I was recently involved in a “round table” discussion regarding Christmas. One person remarked, “It’s just all so pagan…I wish they would leave God out of it.”
It’s true that Christmas, as a festive season, is a lot of things rolled into one – the lights, the trees, the reindeer and that chap that squeezes down your chimney while you sleep (the ONLY time you actually leave milk and cookies out for an intruder)… but Christmas is still about remembering the birth of Christ.
The debate around whether we, as God-followers, should be swept up in the twinkly lights and matching snowman jerseys went in circles. Reasons for and against were weighed. A big discussion point was the actual birth date of Jesus. I cannot tell you what to think, but I can share my view on Christmas and what it means to me.
To me, Christmas is about remembering and celebrating the birth of Christ, our Saviour. His birth marked the full commencement of God’s prophecies. It marked the beginning of our salvation. If His birthday was 10 October we would STILL celebrate that day, so the fact that we celebrate it on 25 December is a moot point. The point is to remember and rejoice. It’s a reminder to give thanks and take stock of who we are as Christians – to assess how we can be more Christ-like and to strive to be better disciples. The most relevant point is to spread God’s word. What better opportunity to speak into the hearts of children than over Christmas? What better way to demonstrate God’s teaching of “love one another as I have loved you” than to show love and kindness to people?
The true meaning of Christmas can get lost behind tinsel and singing Santas and we may feel unsure of where to start…. so start here: “For God so loved the world that He gave His one and only Son, that whoever believes in Him shall not perish but have eternal life.” (John 3:16)
Best. Christmas. Present. Ever!
For a lot of Christians our journey does not start at Jesus’ birth but rather at His death. We come to God as broken individuals in a grey world. The very fact that Jesus was born, walked this earth, performed miracles, showed compassion, did not sin and died for us, is what makes us supremely blessed. His birth is what put the colour into our world, His death is what puts us, in full colour, into God’s Kingdom.
So, back to the first statement of, “I wish they would leave God out of it…” We, as sinners, leave God out of it far too much. We don’t include Him in every aspect of our lives as we should. We should be striving to include God in every single part of our lives and in every moment. For that reason I believe that if Christmas isn’t about Jesus enough then we must make it ALL about Jesus. Keep the lights, the trees, the carols, the over-eating, and of course, that one family member that will always be slightly inappropriate (but you love them anyway) and bring God’s gift into every part of it. Love each other. Be kind to each other. In the same way that we reminisce and get nostalgic when remembering our own child’s birth, we should sit and consider the enormity of the gift we were given when Christ was born. It was, after all, the day that changed our lives for eternity.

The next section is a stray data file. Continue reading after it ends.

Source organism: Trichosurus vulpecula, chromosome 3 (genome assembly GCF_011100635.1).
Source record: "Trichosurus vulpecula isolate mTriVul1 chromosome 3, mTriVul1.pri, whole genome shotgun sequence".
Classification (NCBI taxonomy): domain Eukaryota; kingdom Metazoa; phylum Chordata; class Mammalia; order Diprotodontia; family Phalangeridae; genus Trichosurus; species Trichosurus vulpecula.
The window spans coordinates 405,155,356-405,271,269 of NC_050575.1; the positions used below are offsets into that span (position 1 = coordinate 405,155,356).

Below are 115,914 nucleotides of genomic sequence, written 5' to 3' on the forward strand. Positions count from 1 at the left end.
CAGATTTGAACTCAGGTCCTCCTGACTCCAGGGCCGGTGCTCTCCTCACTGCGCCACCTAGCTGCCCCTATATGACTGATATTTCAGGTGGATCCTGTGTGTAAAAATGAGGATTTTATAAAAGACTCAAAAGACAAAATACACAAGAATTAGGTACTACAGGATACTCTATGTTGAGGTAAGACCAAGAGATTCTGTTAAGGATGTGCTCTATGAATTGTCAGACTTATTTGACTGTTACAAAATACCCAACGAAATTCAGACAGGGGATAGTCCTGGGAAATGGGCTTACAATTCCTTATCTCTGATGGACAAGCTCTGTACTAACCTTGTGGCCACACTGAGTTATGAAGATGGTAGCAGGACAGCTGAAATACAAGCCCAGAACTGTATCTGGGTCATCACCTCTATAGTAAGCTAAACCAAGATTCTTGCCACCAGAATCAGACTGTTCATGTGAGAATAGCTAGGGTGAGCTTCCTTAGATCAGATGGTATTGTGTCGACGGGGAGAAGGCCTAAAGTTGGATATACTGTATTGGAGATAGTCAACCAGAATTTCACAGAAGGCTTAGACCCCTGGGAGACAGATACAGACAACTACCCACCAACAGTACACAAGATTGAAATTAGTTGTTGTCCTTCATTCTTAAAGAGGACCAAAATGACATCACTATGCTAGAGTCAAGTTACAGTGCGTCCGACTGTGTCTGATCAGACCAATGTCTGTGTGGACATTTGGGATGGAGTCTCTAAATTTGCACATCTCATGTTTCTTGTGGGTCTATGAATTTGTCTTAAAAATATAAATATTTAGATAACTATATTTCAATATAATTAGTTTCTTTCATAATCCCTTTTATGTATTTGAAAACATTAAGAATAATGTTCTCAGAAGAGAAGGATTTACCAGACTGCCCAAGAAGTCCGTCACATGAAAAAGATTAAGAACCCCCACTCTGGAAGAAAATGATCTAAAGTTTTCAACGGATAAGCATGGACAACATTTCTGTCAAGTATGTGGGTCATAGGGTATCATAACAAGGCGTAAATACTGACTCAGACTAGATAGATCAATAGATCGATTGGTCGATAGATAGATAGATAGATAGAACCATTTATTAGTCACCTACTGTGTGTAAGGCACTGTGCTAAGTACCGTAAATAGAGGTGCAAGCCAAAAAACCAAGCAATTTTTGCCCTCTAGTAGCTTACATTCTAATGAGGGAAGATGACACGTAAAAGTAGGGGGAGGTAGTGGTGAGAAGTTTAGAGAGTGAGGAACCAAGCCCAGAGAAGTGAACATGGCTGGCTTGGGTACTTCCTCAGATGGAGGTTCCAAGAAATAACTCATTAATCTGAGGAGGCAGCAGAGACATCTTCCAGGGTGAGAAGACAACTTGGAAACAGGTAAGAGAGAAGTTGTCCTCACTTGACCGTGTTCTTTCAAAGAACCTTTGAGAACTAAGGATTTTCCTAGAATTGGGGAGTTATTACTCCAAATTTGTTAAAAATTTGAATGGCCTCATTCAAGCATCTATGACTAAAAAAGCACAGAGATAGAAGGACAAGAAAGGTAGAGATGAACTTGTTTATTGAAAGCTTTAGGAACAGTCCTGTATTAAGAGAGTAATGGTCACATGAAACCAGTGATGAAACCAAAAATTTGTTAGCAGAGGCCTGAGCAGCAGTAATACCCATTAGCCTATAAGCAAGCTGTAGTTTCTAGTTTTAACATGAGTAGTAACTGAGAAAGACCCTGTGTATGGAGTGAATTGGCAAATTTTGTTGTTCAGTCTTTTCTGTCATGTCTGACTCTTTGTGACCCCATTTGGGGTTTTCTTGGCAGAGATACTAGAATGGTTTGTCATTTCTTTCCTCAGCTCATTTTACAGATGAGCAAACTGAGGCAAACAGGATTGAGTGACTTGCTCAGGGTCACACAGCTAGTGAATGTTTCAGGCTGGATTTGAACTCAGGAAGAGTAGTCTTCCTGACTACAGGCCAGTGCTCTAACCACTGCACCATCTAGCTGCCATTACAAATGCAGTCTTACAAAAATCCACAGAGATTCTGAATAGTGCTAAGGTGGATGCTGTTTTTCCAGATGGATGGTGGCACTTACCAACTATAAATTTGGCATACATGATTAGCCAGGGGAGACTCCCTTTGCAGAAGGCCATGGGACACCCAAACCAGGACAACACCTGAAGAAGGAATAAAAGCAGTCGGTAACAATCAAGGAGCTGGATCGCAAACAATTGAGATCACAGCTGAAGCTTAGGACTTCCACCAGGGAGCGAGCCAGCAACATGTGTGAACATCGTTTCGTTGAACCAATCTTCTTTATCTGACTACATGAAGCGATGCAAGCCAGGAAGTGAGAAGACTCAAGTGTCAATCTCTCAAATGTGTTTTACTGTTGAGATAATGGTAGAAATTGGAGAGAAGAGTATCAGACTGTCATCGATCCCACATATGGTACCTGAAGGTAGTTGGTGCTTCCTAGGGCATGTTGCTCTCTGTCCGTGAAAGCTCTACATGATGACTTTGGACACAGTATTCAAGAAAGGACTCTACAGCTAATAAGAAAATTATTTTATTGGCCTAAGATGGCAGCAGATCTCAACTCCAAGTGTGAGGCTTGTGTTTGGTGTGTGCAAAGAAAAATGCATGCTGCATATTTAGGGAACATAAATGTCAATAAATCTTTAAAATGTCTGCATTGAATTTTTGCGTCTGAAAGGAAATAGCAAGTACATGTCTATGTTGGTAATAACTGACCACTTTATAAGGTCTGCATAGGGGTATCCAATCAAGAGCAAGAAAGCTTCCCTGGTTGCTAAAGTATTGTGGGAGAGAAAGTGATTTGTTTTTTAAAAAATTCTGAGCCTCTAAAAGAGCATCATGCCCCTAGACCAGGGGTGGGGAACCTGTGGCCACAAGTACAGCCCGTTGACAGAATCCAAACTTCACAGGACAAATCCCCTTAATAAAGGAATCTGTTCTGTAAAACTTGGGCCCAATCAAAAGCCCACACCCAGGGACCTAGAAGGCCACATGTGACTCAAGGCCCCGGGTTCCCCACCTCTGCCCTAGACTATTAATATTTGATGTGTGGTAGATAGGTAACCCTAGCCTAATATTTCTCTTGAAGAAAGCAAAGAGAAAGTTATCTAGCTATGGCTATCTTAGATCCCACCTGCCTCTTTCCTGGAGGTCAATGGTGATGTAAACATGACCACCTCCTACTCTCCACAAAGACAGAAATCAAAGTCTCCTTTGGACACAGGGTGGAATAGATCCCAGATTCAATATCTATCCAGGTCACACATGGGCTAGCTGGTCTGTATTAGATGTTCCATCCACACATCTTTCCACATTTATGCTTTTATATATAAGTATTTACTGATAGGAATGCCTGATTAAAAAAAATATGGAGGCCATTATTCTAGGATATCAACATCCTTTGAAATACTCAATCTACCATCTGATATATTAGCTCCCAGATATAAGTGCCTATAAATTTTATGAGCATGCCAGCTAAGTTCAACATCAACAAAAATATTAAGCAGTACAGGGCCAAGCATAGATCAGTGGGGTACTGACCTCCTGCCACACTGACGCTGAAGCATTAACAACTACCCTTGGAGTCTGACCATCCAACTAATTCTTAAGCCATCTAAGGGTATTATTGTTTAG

Think about what God felt the day Jesus was born, knowing what He knew was to follow. Think how He felt watching Jesus learn from the Rabbis, being baptised, walking on water and teaching His word to the multitudes. Think how God felt through all of this, knowing what Jesus would endure at His crucifixion. Think on these things and know that God is the Alpha and Omega, the beginning and the end. Christmas is an opportunity to give thanks, to repent and, if you haven’t already, to accept Jesus Christ as your saviour, your King of Kings, your true Redeemer.
Merry Christmas to each and every one of you.
“The Lord bless you and keep you. The Lord make His face to shine upon you and be gracious to you; the Lord turn His face toward you and give you peace.” Numbers 6 v 24-26